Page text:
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Belgium

  • at Van Olmen & Wynant

Trade unions have lobbied and collectively bargained for a specific legal system for teleworking during the pandemic, to clarify the obligations and rights of teleworkers during the pandemic. They were hoping for mandatory compensation for costs by employers; ultimately, this was not included in CBA No. 149, which formed the result of the negotiations. The trade unions have also bargained for, in the context of a national interprofessional agreement, a so-called coronabonus of 500 euros for employees of any company that has reported profits in spite of the crisis.

Last updated on 21/09/2021

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France

  • at Proskauer Rose
  • at Proskauer Rose
  • at Proskauer Rose

In general, employees and new works council members have a right to alert and withdraw from any situation which they have reasonable grounds to believe presents a serious and imminent danger to their life or health (article L.4131-1 and L.4121-2 of the labour code).

Apart from these actions, the new works council or the unions will always have the ability to report to the employer any malfunction affecting the entitlements and rights of remote workers.

In any case, please note that employees who wish to terminate their status as a remote worker will have priority to assume resume a non-teleworking position that corresponds to their professional qualifications and skills and to inform the employer of the availability of any such position (article L.1222-10 of the labour code).

Last updated on 21/09/2021

19. Are employers required to consult with, or otherwise involve, the relevant union when introducing a remote-working arrangement? If so, how much influence does the union and/or works council have to alter the working arrangement (for example, to ensure workers’ health and safety is protected during any period of remote work)?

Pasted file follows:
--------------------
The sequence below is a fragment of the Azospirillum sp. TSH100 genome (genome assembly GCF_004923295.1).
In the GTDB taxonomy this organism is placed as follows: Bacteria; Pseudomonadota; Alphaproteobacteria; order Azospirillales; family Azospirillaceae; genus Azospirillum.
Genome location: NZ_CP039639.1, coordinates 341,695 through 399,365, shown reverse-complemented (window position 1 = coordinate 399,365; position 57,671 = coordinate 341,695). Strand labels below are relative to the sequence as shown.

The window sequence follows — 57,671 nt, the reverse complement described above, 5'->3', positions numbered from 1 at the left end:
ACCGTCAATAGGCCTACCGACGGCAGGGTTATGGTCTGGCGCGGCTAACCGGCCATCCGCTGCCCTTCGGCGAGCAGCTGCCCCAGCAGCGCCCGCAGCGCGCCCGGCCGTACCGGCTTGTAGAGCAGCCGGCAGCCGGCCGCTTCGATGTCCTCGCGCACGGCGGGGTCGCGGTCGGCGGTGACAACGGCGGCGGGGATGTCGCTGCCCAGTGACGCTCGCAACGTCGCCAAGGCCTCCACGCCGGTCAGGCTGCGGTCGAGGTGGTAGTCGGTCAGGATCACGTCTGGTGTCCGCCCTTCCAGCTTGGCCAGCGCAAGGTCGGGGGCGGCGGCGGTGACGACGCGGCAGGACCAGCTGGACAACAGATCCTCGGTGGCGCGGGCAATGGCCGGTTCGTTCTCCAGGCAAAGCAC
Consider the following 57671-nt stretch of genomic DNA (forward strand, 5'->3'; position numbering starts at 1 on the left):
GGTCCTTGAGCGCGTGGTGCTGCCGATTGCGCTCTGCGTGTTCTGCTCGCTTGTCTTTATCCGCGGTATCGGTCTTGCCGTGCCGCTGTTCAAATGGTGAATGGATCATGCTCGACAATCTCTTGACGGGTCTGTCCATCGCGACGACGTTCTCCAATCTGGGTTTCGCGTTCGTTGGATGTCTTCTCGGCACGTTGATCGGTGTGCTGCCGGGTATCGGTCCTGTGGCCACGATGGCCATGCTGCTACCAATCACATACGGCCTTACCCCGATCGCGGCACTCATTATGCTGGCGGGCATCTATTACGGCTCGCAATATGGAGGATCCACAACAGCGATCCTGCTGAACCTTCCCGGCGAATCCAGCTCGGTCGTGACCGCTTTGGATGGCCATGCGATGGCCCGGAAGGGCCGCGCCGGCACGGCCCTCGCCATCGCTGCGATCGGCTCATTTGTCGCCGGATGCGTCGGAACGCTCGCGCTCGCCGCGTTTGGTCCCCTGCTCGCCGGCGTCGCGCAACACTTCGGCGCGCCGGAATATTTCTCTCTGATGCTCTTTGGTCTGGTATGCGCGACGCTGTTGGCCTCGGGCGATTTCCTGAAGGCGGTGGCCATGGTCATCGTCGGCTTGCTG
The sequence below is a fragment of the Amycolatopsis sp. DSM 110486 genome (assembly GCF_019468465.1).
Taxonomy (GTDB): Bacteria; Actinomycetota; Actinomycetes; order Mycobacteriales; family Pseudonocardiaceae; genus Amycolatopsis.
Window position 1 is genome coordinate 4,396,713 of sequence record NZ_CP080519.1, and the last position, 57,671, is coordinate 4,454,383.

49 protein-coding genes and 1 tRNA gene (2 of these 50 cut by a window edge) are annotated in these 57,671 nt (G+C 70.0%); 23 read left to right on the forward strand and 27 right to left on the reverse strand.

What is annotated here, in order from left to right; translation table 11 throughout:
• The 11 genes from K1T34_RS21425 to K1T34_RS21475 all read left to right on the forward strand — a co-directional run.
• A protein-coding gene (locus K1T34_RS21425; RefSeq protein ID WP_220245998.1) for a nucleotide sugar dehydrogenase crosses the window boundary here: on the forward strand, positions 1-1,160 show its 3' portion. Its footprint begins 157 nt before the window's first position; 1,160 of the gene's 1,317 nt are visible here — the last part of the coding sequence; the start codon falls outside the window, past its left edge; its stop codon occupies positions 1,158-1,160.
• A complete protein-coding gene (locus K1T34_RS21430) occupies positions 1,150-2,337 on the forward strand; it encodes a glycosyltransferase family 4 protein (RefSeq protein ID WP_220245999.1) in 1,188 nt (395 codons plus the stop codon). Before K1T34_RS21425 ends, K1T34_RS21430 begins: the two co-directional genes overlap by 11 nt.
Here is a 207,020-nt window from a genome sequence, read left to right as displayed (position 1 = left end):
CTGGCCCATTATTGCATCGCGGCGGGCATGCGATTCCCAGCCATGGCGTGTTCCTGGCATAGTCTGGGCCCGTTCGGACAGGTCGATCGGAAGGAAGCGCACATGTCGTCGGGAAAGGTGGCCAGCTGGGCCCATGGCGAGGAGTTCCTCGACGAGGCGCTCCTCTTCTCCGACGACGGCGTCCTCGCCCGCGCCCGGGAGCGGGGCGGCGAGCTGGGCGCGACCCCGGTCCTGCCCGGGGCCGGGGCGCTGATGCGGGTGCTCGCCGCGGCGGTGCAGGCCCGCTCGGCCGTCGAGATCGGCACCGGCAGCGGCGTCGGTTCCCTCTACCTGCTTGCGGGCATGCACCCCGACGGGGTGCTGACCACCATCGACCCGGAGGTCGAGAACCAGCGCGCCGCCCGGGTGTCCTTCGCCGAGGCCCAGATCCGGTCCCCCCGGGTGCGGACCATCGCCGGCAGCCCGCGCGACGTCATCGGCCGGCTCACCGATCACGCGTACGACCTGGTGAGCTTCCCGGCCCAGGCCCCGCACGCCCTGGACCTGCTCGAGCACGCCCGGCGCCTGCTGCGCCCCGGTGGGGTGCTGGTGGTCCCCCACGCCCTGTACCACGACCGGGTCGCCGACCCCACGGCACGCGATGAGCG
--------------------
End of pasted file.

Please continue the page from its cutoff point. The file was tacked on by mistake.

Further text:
19. Are employers required to consult with, or otherwise involve, the relevant union when introducing a remote-working arrangement? If so, how much influence does the union and/or works council have to alter the working arrangement (for example, to ensure workers’ health and safety is protected during any period of remote work)?

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Belgium

  • at Van Olmen & Wynant

Based on CBA No. 149, a consultation is required. Article 4 of the agreement differentiates how its principles can be applied: by collective labour agreements concluded at a company level; by an amendment to the work regulations; by individual agreement; or by duly communicated teleworking policies. In each case, they must be drawn up under the rules of consultation within the companies and any competent bodies or, in the absence of such bodies, with the workers, taking into account the particular conditions applicable to the company.

Last updated on 21/09/2021

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France

  • at Proskauer Rose
  • at Proskauer Rose
  • at Proskauer Rose

Remote-working is implemented within a collective agreement negotiated with the unions or, failing that, within a charter drawn up by the employer after the opinion of the new works council if it exists (article L.1222-9 of the labour code).

The collective agreement or, failing that, the charter drawn up by the employer specifies:

  • The conditions for switching to remote status, in particular in case of a pollution episode, and the conditions for returning to performance of the employment contract without remote working;
  • The terms of acceptance by the employee of the conditions of implementation of remote status;
  • The modes of control of the working time or regulation of the workload;
  • The determination of the time slots during which the employer can usually contact the remote worker; and
  • The modes of access to a telework organisation for disabled workers.

The way of negotiation seems to be prioritised by the legislature. Apart from those mandatory clauses, the social partners have every interest in being a force of proposals, which will be accepted or refused by the employer. If the unions refuse to sign the agreement, the employer may provide for these measures in the framework of a charter, which it may implement after the opinion of the new works council (non-binding opinion).

Finally, in the absence of a collective agreement or charter, when the employee and the employer agree to telework, they may formalise their agreement by any means.

Last updated on 21/09/2021